hello! i love your blog, and it's helping me immensely in my ED recovery. i have a question: one of the biggest "fat is unhealthy" arguments i hear revolves around how obesity rates are increasing, and that obesity hurts everyone due to the rising healthcare costs surrounding supposed fat-induced diseases. can you shed some light on why people are getting larger, and how this is negatively impacting healthcare costs? thanks so much!
It’s fairly well established in the scientific literature that people are fatter now than they were a generation ago. The fat-phobic movie, Wall-E, does a good job illustrating most people’s vision of this so-called “obesity epidemic.”
But how much fatter are we?
Estimates vary, but the consensus is that the average person today weighs about 8 - 15lbs more than the average person in the 1960s. That’s it. About 10 lbs., or one clothing size.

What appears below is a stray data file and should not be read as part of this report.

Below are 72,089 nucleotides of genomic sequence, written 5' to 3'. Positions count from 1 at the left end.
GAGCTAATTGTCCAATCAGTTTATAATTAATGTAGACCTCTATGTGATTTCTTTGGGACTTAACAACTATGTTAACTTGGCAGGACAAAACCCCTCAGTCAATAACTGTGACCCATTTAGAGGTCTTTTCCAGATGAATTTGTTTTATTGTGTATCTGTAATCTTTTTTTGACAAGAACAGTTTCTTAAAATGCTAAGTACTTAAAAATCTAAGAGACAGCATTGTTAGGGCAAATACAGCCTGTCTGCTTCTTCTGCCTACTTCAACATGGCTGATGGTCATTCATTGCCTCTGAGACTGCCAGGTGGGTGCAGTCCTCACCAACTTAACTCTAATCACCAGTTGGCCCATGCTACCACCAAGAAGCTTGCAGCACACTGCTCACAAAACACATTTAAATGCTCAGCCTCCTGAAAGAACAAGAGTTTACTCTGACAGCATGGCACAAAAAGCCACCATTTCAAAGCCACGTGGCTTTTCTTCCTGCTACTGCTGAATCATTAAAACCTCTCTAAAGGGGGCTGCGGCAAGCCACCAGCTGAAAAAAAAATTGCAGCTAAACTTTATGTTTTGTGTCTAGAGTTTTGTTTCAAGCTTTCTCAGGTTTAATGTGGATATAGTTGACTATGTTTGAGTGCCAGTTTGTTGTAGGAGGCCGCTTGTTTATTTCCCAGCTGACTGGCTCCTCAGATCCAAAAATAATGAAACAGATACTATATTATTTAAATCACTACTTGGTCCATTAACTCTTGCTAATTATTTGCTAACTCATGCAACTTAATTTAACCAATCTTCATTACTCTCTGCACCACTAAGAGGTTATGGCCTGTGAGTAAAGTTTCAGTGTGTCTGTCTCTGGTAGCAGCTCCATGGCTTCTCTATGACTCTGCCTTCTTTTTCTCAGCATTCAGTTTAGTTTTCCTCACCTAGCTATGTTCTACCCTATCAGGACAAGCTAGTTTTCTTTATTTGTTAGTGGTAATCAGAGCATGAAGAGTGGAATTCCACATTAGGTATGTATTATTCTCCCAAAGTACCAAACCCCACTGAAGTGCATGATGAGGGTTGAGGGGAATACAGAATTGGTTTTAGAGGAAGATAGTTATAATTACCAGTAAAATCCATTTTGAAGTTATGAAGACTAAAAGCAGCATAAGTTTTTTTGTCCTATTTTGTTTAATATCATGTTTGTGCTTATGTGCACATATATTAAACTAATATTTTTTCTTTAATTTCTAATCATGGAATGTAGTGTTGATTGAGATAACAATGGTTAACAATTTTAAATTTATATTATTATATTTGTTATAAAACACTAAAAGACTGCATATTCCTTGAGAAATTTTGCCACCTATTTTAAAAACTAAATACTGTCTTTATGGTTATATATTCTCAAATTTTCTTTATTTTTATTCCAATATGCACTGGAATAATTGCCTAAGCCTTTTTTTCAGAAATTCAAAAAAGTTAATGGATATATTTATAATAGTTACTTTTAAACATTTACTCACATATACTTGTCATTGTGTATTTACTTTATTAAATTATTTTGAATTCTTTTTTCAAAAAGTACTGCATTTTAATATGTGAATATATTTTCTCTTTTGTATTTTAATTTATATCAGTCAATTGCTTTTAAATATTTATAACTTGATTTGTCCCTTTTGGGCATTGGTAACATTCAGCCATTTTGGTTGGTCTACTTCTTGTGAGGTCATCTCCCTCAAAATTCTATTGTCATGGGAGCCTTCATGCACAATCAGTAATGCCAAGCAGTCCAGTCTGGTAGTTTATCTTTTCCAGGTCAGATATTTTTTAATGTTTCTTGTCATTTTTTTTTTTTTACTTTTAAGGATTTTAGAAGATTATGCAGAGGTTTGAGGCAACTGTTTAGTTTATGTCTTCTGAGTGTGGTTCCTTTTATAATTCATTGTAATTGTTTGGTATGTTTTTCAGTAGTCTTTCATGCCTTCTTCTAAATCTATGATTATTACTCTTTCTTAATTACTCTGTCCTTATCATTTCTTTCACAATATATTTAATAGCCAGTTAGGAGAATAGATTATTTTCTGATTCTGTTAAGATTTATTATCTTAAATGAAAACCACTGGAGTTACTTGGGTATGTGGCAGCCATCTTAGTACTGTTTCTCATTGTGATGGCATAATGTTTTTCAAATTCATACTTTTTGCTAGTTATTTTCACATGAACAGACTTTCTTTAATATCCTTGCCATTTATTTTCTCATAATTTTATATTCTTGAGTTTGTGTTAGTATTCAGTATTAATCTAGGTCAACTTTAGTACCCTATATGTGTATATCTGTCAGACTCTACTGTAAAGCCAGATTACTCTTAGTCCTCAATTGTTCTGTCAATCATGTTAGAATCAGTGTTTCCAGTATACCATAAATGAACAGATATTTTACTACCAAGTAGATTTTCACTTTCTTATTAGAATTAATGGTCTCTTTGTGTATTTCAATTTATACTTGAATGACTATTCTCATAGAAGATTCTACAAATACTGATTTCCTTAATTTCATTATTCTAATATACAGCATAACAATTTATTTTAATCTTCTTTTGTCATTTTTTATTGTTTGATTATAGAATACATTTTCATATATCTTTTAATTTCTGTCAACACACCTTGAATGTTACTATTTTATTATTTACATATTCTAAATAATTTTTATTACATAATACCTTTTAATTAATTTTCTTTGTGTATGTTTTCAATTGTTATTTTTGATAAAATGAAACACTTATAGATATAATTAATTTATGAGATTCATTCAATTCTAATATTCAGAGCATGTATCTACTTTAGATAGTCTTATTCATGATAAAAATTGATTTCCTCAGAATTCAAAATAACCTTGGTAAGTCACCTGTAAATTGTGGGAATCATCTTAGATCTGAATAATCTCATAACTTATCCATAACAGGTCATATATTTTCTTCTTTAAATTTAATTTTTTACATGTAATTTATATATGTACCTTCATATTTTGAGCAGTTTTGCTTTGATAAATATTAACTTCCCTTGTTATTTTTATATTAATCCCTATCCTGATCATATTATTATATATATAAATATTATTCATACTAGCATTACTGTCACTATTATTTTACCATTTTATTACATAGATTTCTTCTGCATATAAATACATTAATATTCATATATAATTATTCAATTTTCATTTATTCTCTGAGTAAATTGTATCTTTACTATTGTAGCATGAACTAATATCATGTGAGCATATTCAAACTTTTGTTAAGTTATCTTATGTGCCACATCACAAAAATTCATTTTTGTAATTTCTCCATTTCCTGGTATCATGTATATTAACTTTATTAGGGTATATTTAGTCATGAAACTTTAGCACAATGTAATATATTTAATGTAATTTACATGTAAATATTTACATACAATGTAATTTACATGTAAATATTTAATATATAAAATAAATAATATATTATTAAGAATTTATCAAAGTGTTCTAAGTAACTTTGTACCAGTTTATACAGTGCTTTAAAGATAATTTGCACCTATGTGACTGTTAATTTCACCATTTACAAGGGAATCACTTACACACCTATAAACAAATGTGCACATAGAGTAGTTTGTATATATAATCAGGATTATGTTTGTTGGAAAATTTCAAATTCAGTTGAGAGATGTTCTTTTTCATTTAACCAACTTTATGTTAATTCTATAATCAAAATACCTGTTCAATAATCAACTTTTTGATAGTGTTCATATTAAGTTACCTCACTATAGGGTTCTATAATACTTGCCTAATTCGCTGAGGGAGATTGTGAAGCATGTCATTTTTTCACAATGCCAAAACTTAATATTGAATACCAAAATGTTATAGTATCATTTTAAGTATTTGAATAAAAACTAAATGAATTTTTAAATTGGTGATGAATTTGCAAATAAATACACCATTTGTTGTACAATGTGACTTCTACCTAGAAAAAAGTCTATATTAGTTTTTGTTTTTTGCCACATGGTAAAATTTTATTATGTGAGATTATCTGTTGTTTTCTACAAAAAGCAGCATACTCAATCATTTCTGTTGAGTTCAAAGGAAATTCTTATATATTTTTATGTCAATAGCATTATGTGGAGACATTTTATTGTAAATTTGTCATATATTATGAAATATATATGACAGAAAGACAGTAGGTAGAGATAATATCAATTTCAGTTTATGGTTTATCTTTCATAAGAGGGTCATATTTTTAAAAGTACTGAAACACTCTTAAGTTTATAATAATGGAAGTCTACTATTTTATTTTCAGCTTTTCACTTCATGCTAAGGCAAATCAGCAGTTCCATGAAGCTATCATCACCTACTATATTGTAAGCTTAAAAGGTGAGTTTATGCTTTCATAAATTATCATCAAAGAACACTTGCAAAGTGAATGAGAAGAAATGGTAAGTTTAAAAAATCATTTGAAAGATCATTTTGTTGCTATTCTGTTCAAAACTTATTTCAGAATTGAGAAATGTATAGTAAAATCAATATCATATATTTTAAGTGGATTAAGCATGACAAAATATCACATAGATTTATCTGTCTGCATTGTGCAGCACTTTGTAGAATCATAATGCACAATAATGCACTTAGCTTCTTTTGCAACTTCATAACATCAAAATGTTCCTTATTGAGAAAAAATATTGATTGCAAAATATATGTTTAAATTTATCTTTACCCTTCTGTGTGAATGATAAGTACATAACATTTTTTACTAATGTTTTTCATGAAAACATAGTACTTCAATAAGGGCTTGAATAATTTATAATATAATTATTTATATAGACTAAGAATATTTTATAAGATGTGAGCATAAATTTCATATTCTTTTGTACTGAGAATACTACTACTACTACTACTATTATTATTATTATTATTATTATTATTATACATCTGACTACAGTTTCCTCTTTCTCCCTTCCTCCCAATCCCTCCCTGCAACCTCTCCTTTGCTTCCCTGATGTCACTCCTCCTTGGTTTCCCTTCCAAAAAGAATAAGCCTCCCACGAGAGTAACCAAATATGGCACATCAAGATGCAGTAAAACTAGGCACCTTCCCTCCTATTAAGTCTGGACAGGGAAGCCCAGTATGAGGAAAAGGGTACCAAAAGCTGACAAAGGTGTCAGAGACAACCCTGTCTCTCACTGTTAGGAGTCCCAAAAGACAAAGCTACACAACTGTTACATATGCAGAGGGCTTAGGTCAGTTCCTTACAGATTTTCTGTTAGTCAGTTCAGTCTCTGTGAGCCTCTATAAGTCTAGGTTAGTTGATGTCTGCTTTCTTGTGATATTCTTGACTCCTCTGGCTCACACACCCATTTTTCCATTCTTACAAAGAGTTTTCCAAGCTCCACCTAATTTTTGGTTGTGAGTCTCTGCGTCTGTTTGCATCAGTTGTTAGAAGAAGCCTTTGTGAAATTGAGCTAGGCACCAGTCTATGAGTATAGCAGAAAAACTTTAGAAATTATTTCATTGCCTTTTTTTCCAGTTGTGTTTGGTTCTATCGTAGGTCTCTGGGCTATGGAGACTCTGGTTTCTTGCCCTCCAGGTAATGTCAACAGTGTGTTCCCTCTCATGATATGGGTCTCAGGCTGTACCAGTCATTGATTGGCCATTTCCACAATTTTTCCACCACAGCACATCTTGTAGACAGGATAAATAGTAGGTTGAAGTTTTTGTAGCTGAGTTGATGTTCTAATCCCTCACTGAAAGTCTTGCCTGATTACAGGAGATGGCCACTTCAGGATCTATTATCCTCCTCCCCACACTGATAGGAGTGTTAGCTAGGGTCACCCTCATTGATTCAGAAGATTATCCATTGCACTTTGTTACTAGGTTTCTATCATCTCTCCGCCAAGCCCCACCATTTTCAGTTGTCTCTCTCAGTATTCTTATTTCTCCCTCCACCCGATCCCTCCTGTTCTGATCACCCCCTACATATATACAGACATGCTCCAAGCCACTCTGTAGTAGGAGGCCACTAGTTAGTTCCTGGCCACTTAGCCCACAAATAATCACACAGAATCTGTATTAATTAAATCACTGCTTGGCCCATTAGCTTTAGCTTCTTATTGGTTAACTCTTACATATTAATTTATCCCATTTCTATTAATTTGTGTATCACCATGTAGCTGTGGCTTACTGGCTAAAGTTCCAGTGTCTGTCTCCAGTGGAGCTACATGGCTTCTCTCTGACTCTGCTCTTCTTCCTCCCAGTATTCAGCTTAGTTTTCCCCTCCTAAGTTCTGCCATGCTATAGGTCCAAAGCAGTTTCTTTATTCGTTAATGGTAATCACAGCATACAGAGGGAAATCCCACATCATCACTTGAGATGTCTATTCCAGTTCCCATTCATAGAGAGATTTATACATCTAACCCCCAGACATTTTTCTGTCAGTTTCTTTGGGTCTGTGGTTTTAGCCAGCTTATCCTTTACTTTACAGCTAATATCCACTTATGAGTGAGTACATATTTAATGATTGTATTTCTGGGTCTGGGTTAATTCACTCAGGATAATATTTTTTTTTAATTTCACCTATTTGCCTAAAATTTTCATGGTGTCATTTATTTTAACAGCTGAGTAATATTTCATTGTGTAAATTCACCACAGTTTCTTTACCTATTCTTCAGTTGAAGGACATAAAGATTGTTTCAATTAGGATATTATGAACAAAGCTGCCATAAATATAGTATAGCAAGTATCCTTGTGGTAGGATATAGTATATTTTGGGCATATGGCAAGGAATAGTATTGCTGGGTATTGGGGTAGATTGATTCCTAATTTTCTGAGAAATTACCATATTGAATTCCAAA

What caused us to get fatter?
Despite all the speculation concerning the causes of this population change – sugary drinks, processed foods, sedentary jobs, the moon – the fact is that we don’t know why it happened. Similar gains have been observed among non-human animals, leading some people to speculate that environmental toxins are to “blame.” But it may remain a mystery.
“But what about the cost of all the fatties?!?!”
Frankly, that line of argument is gross and discriminatory. It is appalling to single out a group of people and try to calculate how much it “costs” to provide health care to that group.
In addition, such calculations rest on a number of faulty assumptions, the most glaring of which being the assumptions that fat causes the health conditions that are associated with higher body weight, that weight loss is possible, and that weight loss improves health, none of which are supported by the scientific literature.
So the fact that those arguments are common doesn’t make them valid, it just reveals how fat-phobic most people are.
- Mod D